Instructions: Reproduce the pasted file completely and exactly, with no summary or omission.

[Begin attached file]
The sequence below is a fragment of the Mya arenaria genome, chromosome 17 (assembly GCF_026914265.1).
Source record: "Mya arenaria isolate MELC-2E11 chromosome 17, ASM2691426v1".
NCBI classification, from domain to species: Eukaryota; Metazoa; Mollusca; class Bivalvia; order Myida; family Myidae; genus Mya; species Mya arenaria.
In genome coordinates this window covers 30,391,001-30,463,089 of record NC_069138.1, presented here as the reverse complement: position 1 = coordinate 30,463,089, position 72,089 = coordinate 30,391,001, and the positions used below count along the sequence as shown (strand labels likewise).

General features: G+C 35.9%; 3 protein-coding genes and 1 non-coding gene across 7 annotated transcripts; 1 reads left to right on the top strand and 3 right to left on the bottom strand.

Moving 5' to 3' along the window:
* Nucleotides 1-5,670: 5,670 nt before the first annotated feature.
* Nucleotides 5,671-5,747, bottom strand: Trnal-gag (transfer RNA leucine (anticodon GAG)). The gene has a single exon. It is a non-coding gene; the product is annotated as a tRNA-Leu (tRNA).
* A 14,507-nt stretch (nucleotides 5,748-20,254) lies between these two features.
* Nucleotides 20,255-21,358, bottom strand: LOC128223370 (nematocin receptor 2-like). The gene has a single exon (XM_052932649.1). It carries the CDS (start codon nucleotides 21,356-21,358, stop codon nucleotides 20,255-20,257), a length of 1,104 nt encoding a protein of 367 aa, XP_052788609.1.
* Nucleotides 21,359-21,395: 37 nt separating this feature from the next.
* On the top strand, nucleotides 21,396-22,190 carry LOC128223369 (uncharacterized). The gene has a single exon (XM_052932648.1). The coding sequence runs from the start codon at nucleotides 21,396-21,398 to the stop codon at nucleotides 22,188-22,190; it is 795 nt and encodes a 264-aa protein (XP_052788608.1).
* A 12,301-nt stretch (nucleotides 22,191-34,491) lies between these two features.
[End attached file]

The sequence below is a fragment of the Mya arenaria genome, chromosome 17 (assembly GCF_026914265.1).
Source record: "Mya arenaria isolate MELC-2E11 chromosome 17, ASM2691426v1".
NCBI classification, from domain to species: Eukaryota; Metazoa; Mollusca; class Bivalvia; order Myida; family Myidae; genus Mya; species Mya arenaria.
In genome coordinates this window covers 30,391,001-30,463,089 of record NC_069138.1, presented here as the reverse complement: position 1 = coordinate 30,463,089, position 72,089 = coordinate 30,391,001, and the positions used below count along the sequence as shown (strand labels likewise).

General features: G+C 35.9%; 3 protein-coding genes and 1 non-coding gene across 7 annotated transcripts; 1 reads left to right on the top strand and 3 right to left on the bottom strand.

Moving 5' to 3' along the window:
* Nucleotides 1-5,670: 5,670 nt before the first annotated feature.
* Nucleotides 5,671-5,747, bottom strand: Trnal-gag (transfer RNA leucine (anticodon GAG)). The gene has a single exon. It is a non-coding gene; the product is annotated as a tRNA-Leu (tRNA).
* A 14,507-nt stretch (nucleotides 5,748-20,254) lies between these two features.
* Nucleotides 20,255-21,358, bottom strand: LOC128223370 (nematocin receptor 2-like). The gene has a single exon (XM_052932649.1). It carries the CDS (start codon nucleotides 21,356-21,358, stop codon nucleotides 20,255-20,257), a length of 1,104 nt encoding a protein of 367 aa, XP_052788609.1.
* Nucleotides 21,359-21,395: 37 nt separating this feature from the next.
* On the top strand, nucleotides 21,396-22,190 carry LOC128223369 (uncharacterized). The gene has a single exon (XM_052932648.1). The coding sequence runs from the start codon at nucleotides 21,396-21,398 to the stop codon at nucleotides 22,188-22,190; it is 795 nt and encodes a 264-aa protein (XP_052788608.1).
* A 12,301-nt stretch (nucleotides 22,191-34,491) lies between these two features.